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Publication numberUS7926349 B2
Publication typeGrant
Application numberUS 11/662,632
PCT numberPCT/GB2006/050449
Publication dateApr 19, 2011
Filing dateDec 13, 2006
Priority dateDec 16, 2005
Also published asEP1960766A1, US20090049916, WO2007068979A1
Publication number11662632, 662632, PCT/2006/50449, PCT/GB/2006/050449, PCT/GB/2006/50449, PCT/GB/6/050449, PCT/GB/6/50449, PCT/GB2006/050449, PCT/GB2006/50449, PCT/GB2006050449, PCT/GB200650449, PCT/GB6/050449, PCT/GB6/50449, PCT/GB6050449, PCT/GB650449, US 7926349 B2, US 7926349B2, US-B2-7926349, US7926349 B2, US7926349B2
InventorsJeffrey Paul Sargent
Original AssigneeBae Systems Plc
Export CitationBiBTeX, EndNote, RefMan
External Links: USPTO, USPTO Assignment, Espacenet
Detection of defects in welded structures
US 7926349 B2
Abstract
A method of detecting defects in a welded metal structure, comprising mounting an ultrasonic transducer at or adjacent to a weld seam, and emitting ultrasonic signals so that the signals are propagated in the weld seam acting as a wave guide, and detecting reflections of the signals that may be indicative of defects in or adjacent to the weld seam. Waveguiding occurs within the weld principally because it is thicker than the plate, and thus the phase velocity in the plate is greater than that in the weld. This results in total internal reflection within the weld. In addition, an evanescent wave propagates in a region adjacent to the weld. The common problem with non destructive testing of excitation and reception of unwanted modes is greatly reduced, since it has been found that for certain frequency regions, transmitted waves will propagate only in a single mode at a predetermined frequency. As preferred the fundamental symmetric Lamb wave mode S0 is employed.
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Claims(37)
1. A method of detecting defects in a welded metal structure, comprising:
mounting an ultrasonic transducer on or adjacent to a weld seam;
emitting ultrasonic signals so that the signals are propagated in the weld seam acting as a wave guide; and
detecting reflections of the signals that may be indicative of defects within or adjacent to the weld seam.
2. A method according to claim 1, wherein said ultrasonic signals are transmitted as waves in plate modes of vibration.
3. A method according to claim 2, wherein said transmission mode comprises a symmetric mode of a Lamb wave.
4. A method according to claim 2, wherein said transmission mode is a fundamental order of a plurality of orders of the transmission mode.
5. A method according to claim 4, wherein the pulse is shaped to reduce frequency bandwidth.
6. A method according to claim 5, wherein the pulse has the form of a Hanning Window.
7. A method according to claim 1, wherein said ultrasonic signals are transmitted in a single transmission mode.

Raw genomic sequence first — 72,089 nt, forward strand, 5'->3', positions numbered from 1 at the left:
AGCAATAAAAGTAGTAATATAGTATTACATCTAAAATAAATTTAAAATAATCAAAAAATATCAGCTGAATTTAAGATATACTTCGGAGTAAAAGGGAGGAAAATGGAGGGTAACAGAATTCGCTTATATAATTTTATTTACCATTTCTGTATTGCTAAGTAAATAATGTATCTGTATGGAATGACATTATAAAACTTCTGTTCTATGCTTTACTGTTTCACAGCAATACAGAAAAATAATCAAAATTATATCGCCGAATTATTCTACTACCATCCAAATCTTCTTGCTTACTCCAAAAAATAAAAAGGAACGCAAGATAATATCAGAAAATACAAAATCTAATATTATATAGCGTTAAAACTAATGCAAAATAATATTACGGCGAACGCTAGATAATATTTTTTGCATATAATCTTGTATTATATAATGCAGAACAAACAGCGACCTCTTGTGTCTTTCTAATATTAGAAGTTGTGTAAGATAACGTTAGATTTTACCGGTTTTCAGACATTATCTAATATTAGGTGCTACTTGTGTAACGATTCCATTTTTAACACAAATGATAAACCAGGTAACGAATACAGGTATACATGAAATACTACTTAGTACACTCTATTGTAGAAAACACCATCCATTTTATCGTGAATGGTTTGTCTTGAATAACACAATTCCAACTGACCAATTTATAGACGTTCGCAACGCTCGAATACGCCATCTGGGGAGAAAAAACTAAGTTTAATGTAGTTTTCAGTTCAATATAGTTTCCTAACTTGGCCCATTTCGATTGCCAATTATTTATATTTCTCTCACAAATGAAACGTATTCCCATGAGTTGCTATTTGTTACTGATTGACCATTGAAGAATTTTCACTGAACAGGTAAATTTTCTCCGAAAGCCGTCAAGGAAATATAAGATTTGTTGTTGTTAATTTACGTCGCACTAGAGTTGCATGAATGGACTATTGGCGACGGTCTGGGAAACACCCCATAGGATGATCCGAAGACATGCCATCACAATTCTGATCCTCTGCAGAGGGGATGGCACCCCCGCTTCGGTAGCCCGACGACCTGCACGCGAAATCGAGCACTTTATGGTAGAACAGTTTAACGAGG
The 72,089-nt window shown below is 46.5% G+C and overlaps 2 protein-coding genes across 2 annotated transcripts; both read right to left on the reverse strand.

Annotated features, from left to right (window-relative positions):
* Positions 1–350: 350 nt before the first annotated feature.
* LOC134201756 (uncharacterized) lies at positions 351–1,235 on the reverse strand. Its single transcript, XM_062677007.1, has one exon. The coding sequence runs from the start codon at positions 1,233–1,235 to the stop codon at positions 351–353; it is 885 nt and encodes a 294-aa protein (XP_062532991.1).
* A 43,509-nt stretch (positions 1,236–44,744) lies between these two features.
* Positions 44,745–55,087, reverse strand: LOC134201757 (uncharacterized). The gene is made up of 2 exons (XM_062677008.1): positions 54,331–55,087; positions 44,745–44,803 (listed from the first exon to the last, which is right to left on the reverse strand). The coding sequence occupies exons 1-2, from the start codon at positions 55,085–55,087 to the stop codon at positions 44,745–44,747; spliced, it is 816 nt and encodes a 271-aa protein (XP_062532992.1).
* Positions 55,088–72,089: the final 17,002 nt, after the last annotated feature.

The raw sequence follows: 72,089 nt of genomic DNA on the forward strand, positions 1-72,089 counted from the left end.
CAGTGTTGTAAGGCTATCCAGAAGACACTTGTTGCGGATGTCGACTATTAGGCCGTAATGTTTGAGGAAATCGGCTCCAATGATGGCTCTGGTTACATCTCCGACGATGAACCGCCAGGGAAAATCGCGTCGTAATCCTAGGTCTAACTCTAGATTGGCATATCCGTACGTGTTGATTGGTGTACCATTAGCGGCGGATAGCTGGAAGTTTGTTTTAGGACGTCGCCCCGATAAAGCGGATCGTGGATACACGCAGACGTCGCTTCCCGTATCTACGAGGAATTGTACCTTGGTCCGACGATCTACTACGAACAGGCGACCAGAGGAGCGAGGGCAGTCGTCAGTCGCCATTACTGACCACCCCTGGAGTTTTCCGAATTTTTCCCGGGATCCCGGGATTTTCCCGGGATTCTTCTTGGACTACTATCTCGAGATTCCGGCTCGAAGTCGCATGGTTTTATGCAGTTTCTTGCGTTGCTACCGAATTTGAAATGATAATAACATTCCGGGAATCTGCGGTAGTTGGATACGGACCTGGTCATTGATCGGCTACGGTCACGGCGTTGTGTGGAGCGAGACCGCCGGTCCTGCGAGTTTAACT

8. A method according to claim 7, including determining in advance by calculation or observation a frequency of operation wherein the weld seam will act as a wave guide for only a single transmission mode.
9. A method according to claim 8, including determining said frequency of operation by consideration of the variation of phase velocity of the transmission modes with frequency.
10. A method according to claim 1, wherein said ultrasonic signals comprise a pulse.
11. A method according to claim 10, wherein the pulse comprises at least one toneburst between 5 and 20 cycles long.
12. A method according to claim 1, wherein said welded metal structure comprises at least one metal plate, with said weld seam extending along an edge thereof.
13. A method according to claim 12, wherein the transducer is mounted on the edge of a metal plate in which the weld seam is located.
14. A method according to claim 12, wherein the transducer is mounted to the surface of a metal plate adjacent to the weld seam.
15. A method according to claim 12, wherein the transducer is magnetically clamped or mechanically clamped to a metal plate.
16. A method according to claim 1, wherein the transducer is operative to detect received signals.
17. A method according to claim 16, including transceiver means for providing an exciting signal to the transducer, and for processing received signals therefrom.
18. A method according to claim 1, comprising locating the transducer to within about one wavelength of the ultrasonic signals to the weld seam so as to couple energy into the weld seam by reason of an evanescent wave, and to detect defects within said one wavelength.
19. A method according to claim 1, wherein the energy of the ultrasonic signals is coupled to the weld seam.
20. A method according to claim 1, wherein the weld seam confines and guides the energy of the ultrasonic signals wave.
21. Apparatus for detecting defects in a welded metal structure, comprising:
an ultrasonic transducer mounted on or adjacent to a weld seam, and arranged to emit ultrasonic signals so that the signals are propagated in the weld seam acting as a wave guide; and
means for detecting reflections of the signals that may be indicative of defects within or adjacent to the weld seam.
22. Apparatus according to claim 21, arranged such that said ultrasonic signals are transmitted as waves in plate modes of vibration.
23. Apparatus according to claim 21, arranged such that said ultrasonic signals are transmitted in a single transmission mode.
24. Apparatus according to claim 23, wherein said transmission mode comprises a symmetric mode of a Lamb wave.